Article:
Bleak landscape warns of destruction

Bleak landscape warns of destruction

SINGAPORE - The darkened interior of the Nanyang Academy of Fine Arts gallery suggests it is closed to visitors but push past the doors without pause.

Once on the other side, the latest exhibition by acclaimed Singapore sculptor Han Sai Por surrounds viewers in a stirring, monochrome space filled with more than 70 sculptures and paintings. The works are priced for sale from $12,000 to $32,000.

Her seventh solo show, titled Black Forest 2013, is a sublime elegy on man's destruction of nature through activities such as deforestation. The issue has fuelled her artistic creation in recent years, spurred by spells of forest fire-induced haze that have enveloped Singapore in the past.

Indeed, this show is a sequel to her similarly titled exhibition at The Esplanade in 2011, where paintings of scorched trees and razed forests were displayed alongside a carpet of charcoal.

Han, who is 70 and single, acknowledges the new exhibition revisits familiar ground and mediums, but the soft-spoken artist says she found herself with "more to say" on the topic after her last show.

"Man destroys the environment but he also wants to recreate it and save it. For example, there are seed banks to prevent plants from dying out in case of man-made disasters," says Han, who took up a landscape architecture course at New Zealand's Lincoln University from 2004 to 2008.

She adds: "My intention is to show through my art how man really wants to control nature and the environment."

In view of this, the exhibition opens with the Saving Seed series where polished sculptures bring to mind precious seeds kept in storage banks to ensure their survival. It then segues into the Genetic Plant series, which point to man's manipulation of plants for agricultural gains at unforeseen costs.

The piece de resistance is the work titled Deforestation, which sprawls over almost a third of the spacious gallery and includes paintings, found objects such as branches, and a video playing scenes of nature devastated by man.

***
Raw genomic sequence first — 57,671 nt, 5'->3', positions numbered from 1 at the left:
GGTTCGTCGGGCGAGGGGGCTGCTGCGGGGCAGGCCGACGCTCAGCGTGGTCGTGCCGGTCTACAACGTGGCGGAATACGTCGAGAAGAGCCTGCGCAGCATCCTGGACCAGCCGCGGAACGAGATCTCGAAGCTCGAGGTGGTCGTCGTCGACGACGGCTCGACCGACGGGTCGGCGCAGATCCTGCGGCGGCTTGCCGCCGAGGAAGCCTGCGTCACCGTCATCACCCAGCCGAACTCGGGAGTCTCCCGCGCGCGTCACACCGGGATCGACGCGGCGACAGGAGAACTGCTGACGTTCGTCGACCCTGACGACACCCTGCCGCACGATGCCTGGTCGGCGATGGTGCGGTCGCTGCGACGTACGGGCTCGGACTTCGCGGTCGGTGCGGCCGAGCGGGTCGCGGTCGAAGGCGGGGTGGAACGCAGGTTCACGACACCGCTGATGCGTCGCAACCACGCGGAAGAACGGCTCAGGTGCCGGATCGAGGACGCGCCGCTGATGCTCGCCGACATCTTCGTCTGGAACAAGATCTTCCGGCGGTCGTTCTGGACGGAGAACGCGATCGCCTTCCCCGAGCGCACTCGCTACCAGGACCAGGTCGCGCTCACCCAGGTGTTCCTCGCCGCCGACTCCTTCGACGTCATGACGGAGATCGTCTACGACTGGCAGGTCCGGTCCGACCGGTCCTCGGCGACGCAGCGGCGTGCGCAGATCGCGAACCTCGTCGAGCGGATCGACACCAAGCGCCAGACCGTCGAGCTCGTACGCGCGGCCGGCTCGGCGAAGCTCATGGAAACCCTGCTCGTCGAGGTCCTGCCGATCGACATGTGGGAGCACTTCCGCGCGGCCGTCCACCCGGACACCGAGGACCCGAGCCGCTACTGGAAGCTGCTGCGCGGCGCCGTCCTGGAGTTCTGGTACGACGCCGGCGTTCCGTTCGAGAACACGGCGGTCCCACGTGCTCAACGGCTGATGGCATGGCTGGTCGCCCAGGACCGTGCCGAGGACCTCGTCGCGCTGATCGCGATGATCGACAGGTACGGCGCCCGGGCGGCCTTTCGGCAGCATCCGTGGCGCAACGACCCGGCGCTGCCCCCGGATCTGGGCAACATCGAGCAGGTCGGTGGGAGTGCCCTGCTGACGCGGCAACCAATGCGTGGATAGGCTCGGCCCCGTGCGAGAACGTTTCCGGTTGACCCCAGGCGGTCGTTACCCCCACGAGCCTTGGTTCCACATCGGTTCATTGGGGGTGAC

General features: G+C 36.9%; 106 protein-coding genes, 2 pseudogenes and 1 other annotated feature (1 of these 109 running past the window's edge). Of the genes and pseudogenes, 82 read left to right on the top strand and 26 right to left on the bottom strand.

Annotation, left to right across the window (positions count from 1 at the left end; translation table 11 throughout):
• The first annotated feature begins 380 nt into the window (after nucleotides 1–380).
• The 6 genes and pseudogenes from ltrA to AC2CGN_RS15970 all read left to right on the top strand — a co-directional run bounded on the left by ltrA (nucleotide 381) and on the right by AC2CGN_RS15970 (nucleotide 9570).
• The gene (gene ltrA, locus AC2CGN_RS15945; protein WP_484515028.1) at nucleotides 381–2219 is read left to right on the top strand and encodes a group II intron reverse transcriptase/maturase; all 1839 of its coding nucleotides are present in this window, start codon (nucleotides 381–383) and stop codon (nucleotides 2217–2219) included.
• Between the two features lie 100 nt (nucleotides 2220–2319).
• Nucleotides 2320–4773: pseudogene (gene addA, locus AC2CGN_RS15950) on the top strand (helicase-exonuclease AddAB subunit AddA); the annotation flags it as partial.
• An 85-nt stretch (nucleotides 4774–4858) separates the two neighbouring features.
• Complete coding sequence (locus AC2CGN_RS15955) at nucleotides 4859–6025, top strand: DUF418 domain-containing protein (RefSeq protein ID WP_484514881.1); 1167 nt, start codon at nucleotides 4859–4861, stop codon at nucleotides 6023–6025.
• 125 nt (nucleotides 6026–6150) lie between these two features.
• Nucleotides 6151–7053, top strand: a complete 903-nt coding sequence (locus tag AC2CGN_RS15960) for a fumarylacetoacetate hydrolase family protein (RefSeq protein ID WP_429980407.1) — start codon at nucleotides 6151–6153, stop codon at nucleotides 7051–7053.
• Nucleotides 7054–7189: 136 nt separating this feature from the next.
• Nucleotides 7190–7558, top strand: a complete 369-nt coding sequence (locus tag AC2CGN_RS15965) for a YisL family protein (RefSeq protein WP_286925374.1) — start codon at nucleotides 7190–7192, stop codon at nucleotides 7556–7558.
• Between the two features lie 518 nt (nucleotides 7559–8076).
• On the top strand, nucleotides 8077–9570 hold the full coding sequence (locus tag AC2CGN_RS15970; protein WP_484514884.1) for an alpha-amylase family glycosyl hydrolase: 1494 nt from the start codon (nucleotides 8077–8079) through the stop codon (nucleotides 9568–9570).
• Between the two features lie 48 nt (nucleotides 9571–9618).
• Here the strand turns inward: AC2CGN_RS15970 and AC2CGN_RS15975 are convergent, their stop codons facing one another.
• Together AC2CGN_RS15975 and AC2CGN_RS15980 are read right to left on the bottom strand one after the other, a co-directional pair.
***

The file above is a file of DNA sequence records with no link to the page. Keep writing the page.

A key component of the installation is an 11m- long carpet of charcoal - some 600kg were used - with slightly bigger stumps of blackened wood artfully arranged on it, framing a large tree trunk dyed black. At the end of the passage, a painting of a burnt forest hangs on the wall.

In some ways, this grim, visceral vision evokes Han's childhood experience of the terrifying spectacle of forest fires.

Then a 10-year-old, she was alone at home, a thatched-roofed dwelling in a woodsy part of East Coast, when she spotted the fire. "It was probably 20m away and fast approaching. I did not have neighbours nearby and I couldn't call anyone for help so I went to the well to get water and splashed it all over the house to prevent it from burning," she says.

Fortunately, villagers arrived in time to stamp out the fire before it reached her house.

On the ravaged landscape as a motif in her art, she says: "The tropical forest is a signature of the South-east Asian landscape but if I painted it, it would be just showing the surface of things. I wanted to dig deeper into issues we face with the environment."

And she does not limit herself to just sculpture to express her ideas. "Most people know I'm a stone sculptor. They have seen my commissioned sculptures around Singapore. But when I have an idea for an exhibition, I don't want people to see me as just someone who makes beautiful shapes and forms in stone," she says.

"I want to get my message, my philosophy on social and environmental problems, through in my exhibitions."

The show, bathed in monochrome and resoundingly crystal on the conflict between man and nature, is not all bleak, she says.

"Black makes a strong statement about the sorrow one feels for a destroyed landscape but if someone enjoys the sculptures and thinks they are nice, they could leave happy."

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